Just Where did the Majorettes Come From?
For a moment, let’s imagine that it’s on a warm afternoon in July, 1872. You buy a copy of the July 13 issue of Harper’s Weekly. As you read the magazine which is quiet popular, you notice a full page copy of Julian Scott’s illustration “The Mighty Drum Major”. The page is has a picture and story of drum major who is pictured leading a marching band on parade.
The drum major is carrying a large baton, which is also known as a mace, and is used to give signals and commands, indicate the beat and tempo of the music, and, sometimes, to indicate other impressive gestures or movements.
During the late 1800s, cigar smokers had the opportunity to buy a cigar brand called “Drum Major”. The brand’s labels featured a picture of a drum major, and it sometimes the label changed to include a picture of a female drum major. A female drum major?
In 1890, there is a boy won a prize at a certain county fair, and decided to give it as a gift to his girlfriend. The gift was a pair of figurines in the form of drum majors – a boy and a girl. The maker must have seen it practice which a girl could do although was a reserve for men.
Photos of a parade in Denver, in early 1900s, had images of a lady on a horse in front of a marching drumming band. There are possibilities that she may have been a drum majorette. That’s the name often used to identify a female drum major. You need to note that some drum majors performed their baton instructions and duties on horseback. Also in the same parade there was an all-female marching band, which was dressed in ankle-length dresses. During those days, there were a few such bands and they did include lady drum majors.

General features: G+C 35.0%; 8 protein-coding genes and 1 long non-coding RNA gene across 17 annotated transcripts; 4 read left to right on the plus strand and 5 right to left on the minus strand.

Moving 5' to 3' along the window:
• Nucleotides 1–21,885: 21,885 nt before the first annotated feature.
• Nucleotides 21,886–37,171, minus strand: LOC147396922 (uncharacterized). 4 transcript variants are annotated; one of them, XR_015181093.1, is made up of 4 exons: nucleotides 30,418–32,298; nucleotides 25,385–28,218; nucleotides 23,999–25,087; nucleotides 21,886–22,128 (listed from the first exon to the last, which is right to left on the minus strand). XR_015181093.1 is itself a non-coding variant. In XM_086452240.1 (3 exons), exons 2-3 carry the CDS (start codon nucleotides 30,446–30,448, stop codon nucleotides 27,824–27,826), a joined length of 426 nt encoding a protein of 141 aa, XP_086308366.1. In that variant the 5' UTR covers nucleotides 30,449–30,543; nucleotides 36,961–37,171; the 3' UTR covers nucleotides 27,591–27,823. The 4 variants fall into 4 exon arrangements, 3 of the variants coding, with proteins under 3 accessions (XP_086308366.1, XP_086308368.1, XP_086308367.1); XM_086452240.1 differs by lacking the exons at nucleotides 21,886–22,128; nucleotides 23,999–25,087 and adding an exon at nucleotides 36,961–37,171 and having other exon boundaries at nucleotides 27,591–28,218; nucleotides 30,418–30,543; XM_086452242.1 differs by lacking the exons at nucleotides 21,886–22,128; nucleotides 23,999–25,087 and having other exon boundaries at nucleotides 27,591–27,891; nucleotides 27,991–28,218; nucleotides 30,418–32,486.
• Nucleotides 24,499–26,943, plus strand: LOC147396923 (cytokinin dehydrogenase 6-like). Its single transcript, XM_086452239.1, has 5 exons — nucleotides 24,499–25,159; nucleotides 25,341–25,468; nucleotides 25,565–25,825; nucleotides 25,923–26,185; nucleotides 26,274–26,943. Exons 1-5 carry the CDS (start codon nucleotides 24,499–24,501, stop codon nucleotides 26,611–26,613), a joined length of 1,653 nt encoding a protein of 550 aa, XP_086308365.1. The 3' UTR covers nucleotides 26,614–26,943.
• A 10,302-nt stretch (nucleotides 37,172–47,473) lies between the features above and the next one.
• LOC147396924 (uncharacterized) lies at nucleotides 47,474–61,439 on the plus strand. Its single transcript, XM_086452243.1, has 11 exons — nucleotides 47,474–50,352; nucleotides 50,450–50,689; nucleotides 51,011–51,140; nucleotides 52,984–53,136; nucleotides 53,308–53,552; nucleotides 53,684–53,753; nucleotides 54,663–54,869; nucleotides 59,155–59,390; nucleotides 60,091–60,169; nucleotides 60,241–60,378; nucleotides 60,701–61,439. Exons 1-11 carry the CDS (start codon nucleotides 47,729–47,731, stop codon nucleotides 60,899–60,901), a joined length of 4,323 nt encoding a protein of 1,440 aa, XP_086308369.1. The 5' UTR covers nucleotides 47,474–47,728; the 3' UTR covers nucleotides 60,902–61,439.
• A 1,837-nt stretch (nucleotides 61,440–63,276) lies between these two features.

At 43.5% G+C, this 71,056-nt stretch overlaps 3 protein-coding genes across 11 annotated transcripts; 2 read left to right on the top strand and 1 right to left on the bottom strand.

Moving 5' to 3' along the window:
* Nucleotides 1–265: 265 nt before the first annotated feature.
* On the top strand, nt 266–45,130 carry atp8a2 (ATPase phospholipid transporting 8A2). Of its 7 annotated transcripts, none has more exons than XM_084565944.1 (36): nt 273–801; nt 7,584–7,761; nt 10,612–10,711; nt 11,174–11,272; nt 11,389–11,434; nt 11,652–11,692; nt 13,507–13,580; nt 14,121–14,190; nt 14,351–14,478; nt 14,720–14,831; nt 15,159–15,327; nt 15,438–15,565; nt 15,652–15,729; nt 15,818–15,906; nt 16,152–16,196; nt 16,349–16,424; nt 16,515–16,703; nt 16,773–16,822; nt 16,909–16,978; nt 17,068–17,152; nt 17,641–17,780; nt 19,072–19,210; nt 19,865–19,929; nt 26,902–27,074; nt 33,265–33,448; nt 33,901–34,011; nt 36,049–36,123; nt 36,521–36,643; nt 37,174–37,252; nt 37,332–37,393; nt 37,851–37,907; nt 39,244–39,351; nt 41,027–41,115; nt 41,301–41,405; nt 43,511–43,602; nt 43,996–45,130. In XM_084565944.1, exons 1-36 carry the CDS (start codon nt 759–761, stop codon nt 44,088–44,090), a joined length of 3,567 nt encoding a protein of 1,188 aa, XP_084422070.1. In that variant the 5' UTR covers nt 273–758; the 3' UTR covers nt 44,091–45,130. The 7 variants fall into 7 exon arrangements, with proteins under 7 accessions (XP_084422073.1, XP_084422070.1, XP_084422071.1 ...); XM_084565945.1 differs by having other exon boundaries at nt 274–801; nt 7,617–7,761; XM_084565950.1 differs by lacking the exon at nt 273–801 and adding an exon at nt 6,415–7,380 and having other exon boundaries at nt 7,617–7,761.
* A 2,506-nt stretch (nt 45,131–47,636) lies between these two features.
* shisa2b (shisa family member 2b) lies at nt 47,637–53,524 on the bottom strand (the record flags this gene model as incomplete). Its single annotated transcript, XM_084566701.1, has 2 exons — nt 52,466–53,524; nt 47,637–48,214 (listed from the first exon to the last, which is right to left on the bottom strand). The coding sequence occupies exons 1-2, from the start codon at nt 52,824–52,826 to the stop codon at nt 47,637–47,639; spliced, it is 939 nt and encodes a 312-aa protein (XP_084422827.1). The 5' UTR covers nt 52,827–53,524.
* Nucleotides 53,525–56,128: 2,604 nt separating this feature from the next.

There was an organization called “Modern Woodmen of America” which had some very popular male marching groups. In year 1900, one of these groups posed for pictures. Some young children were present and there was a girl who stood by the head of the group holding a small broom like a baton, and posed like a drum major. Was she imitating what she’d already seen?
Around 1903, several early movie show posters, and post cards, featured an image of a lady drum major. They may have done so as part of advertising bargain, but again advertising is meant to influence people and therefore the picture must have had an impact on the growth and development of female drum majors.
Drumming bands by then had been growing both in numbers and popularity, and could be found just about anywhere as they played and marched in parades. Drum majors were popular and would be seen on magazine covers, and that included the July 1916 issue of Ladies Home Journal. Ladies Home Journal? This is because ladies were very much the admirers of drum majors.
Being part of a band was being promoted as a being both good and a worthwhile activity, and the band was advertised as the “gang” for boys to belong to.I bet you know about girls and love for gangsters.
In 1927, Ed Clark, who went on to launch a baton-manufacturing company, turned a pool cue into a baton for his daughter. Kitty Clark was a drum major with the Elkhart High School band. Girl drum majors had been born.
They’d be known as drum majors, then the more “feminine” drum majorettes, then simply as majorettes. They’ve since be referred to using several terms which include: drum major girls, baton twirlers, twirlers, or baton girls. However the word “drum majorettes” is still the preferred term, and at times it is shortened to “drummies”.
Around the time Ed Clark made Kitty’s baton, or just shortly after, you’re where a band is lining up for a parade. The band’s drum major hasn’t arrived. They’d need a replacement. But who? You hear someone suggesting Mabel be asked to take his place. She knew how to be a drum major. Somebody persuades Mabel to lead the band, which she does a bit reluctantly. What you see her do next makes history.